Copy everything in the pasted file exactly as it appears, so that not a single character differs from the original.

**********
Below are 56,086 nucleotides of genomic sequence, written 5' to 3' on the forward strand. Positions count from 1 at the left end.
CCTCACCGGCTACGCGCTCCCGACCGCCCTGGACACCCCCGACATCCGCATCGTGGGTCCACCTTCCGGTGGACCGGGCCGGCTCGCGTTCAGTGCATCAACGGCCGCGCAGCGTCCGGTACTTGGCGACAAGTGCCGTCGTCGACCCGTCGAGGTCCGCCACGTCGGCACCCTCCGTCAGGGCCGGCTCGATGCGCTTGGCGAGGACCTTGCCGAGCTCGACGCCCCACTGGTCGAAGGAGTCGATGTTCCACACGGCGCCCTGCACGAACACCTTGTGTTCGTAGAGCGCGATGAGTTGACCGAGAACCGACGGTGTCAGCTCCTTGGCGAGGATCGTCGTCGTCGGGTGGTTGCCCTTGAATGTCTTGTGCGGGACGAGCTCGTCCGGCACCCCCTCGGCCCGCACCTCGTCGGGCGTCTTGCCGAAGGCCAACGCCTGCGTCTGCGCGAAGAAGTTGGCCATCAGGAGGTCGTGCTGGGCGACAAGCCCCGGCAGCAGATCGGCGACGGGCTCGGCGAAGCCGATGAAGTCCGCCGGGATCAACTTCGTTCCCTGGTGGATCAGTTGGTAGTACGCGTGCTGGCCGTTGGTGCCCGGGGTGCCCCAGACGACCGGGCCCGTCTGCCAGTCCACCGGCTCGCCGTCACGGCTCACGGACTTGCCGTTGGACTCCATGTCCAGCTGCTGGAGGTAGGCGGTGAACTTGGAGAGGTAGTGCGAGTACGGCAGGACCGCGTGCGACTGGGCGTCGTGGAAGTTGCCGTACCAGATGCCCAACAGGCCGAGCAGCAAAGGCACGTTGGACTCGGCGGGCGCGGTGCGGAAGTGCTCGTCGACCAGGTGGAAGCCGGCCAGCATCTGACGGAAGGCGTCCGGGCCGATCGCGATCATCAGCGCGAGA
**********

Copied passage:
Below are 56,086 nucleotides of genomic sequence, written 5' to 3' on the forward strand. Positions count from 1 at the left end.
CCTCACCGGCTACGCGCTCCCGACCGCCCTGGACACCCCCGACATCCGCATCGTGGGTCCACCTTCCGGTGGACCGGGCCGGCTCGCGTTCAGTGCATCAACGGCCGCGCAGCGTCCGGTACTTGGCGACAAGTGCCGTCGTCGACCCGTCGAGGTCCGCCACGTCGGCACCCTCCGTCAGGGCCGGCTCGATGCGCTTGGCGAGGACCTTGCCGAGCTCGACGCCCCACTGGTCGAAGGAGTCGATGTTCCACACGGCGCCCTGCACGAACACCTTGTGTTCGTAGAGCGCGATGAGTTGACCGAGAACCGACGGTGTCAGCTCCTTGGCGAGGATCGTCGTCGTCGGGTGGTTGCCCTTGAATGTCTTGTGCGGGACGAGCTCGTCCGGCACCCCCTCGGCCCGCACCTCGTCGGGCGTCTTGCCGAAGGCCAACGCCTGCGTCTGCGCGAAGAAGTTGGCCATCAGGAGGTCGTGCTGGGCGACAAGCCCCGGCAGCAGATCGGCGACGGGCTCGGCGAAGCCGATGAAGTCCGCCGGGATCAACTTCGTTCCCTGGTGGATCAGTTGGTAGTACGCGTGCTGGCCGTTGGTGCCCGGGGTGCCCCAGACGACCGGGCCCGTCTGCCAGTCCACCGGCTCGCCGTCACGGCTCACGGACTTGCCGTTGGACTCCATGTCCAGCTGCTGGAGGTAGGCGGTGAACTTGGAGAGGTAGTGCGAGTACGGCAGGACCGCGTGCGACTGGGCGTCGTGGAAGTTGCCGTACCAGATGCCCAACAGGCCGAGCAGCAAAGGCACGTTGGACTCGGCGGGCGCGGTGCGGAAGTGCTCGTCGACCAGGTGGAAGCCGGCCAGCATCTGACGGAAGGCGTCCGGGCCGATCGCGATCATCAGCGCGAGA